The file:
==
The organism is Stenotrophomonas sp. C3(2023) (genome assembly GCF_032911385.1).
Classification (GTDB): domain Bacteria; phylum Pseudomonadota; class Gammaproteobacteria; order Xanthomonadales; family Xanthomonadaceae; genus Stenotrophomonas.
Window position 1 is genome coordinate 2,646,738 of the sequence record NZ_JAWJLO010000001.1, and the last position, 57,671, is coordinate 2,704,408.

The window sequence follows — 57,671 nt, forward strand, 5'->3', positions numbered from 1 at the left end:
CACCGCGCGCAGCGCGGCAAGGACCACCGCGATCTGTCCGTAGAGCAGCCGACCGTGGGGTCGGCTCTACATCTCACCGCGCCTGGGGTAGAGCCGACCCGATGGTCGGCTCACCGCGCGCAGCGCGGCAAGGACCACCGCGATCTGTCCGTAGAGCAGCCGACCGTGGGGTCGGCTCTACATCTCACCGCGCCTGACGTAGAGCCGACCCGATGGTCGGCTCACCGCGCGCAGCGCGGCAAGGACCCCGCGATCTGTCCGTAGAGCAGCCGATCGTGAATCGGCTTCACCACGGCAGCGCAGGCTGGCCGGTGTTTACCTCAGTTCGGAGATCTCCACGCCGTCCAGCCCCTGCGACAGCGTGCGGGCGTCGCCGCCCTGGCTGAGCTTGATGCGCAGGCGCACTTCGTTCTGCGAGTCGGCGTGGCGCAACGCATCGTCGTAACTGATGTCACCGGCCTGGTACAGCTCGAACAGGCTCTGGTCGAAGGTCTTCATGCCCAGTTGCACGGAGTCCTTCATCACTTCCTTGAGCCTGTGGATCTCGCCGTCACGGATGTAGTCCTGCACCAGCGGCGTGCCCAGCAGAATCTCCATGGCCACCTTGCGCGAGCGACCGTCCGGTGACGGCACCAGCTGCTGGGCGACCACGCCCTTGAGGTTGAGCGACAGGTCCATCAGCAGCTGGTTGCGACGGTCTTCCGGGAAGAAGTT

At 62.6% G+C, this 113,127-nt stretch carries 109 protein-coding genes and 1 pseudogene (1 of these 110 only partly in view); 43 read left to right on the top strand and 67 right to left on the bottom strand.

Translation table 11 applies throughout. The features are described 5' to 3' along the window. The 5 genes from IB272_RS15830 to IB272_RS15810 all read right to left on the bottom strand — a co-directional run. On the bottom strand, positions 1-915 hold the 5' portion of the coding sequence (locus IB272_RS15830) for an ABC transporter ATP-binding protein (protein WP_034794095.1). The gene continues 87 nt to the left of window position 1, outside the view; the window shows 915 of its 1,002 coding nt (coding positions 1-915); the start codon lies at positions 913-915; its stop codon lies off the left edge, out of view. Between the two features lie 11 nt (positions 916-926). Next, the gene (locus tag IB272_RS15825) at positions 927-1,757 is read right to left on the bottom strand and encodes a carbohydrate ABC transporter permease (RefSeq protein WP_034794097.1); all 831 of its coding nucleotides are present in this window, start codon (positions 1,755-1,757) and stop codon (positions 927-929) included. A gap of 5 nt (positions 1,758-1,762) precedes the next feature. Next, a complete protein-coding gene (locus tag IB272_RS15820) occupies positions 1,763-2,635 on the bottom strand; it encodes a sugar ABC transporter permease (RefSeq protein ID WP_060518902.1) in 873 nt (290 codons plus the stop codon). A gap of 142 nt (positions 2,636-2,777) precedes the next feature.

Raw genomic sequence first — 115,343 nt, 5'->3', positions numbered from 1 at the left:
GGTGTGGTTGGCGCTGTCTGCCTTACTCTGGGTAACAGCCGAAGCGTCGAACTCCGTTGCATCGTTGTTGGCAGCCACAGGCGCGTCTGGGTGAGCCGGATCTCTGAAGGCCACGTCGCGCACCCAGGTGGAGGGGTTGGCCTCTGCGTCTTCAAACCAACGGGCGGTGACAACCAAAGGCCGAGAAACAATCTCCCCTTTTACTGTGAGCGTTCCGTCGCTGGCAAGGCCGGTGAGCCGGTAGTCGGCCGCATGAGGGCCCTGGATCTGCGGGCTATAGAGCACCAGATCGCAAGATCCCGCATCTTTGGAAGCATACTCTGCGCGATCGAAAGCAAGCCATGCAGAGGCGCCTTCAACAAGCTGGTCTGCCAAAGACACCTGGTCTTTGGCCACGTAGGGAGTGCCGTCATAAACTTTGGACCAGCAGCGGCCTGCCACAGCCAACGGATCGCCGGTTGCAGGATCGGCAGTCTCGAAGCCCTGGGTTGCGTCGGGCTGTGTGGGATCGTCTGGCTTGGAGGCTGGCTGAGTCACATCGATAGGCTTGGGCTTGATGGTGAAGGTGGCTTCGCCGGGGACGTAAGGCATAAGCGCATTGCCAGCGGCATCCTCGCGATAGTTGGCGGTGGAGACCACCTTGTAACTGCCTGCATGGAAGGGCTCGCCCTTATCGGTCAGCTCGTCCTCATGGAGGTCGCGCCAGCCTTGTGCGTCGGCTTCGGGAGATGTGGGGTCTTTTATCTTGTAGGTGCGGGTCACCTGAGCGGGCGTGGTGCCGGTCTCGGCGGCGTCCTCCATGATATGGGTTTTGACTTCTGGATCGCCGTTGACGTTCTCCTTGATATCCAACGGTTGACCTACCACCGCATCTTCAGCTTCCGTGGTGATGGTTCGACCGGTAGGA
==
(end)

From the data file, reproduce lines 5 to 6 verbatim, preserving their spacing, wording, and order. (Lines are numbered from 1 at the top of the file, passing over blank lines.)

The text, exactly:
CACCGCGCGCAGCGCGGCAAGGACCACCGCGATCTGTCCGTAGAGCAGCCGACCGTGGGGTCGGCTCTACATCTCACCGCGCCTGGGGTAGAGCCGACCCGATGGTCGGCTCACCGCGCGCAGCGCGGCAAGGACCACCGCGATCTGTCCGTAGAGCAGCCGACCGTGGGGTCGGCTCTACATCTCACCGCGCCTGACGTAGAGCCGACCCGATGGTCGGCTCACCGCGCGCAGCGCGGCAAGGACCCCGCGATCTGTCCGTAGAGCAGCCGATCGTGAATCGGCTTCACCACGGCAGCGCAGGCTGGCCGGTGTTTACCTCAGTTCGGAGATCTCCACGCCGTCCAGCCCCTGCGACAGCGTGCGGGCGTCGCCGCCCTGGCTGAGCTTGATGCGCAGGCGCACTTCGTTCTGCGAGTCGGCGTGGCGCAACGCATCGTCGTAACTGATGTCACCGGCCTGGTACAGCTCGAACAGGCTCTGGTCGAAGGTCTTCATGCCCAGTTGCACGGAGTCCTTCATCACTTCCTTGAGCCTGTGGATCTCGCCGTCACGGATGTAGTCCTGCACCAGCGGCGTGCCCAGCAGAATCTCCATGGCCACCTTGCGCGAGCGACCGTCCGGTGACGGCACCAGCTGCTGGGCGACCACGCCCTTGAGGTTGAGCGACAGGTCCATCAGCAGCTGGTTGCGACGGTCTTCCGGGAAGAAGTT

At 62.6% G+C, this 113,127-nt stretch carries 109 protein-coding genes and 1 pseudogene (1 of these 110 only partly in view); 43 read left to right on the top strand and 67 right to left on the bottom strand.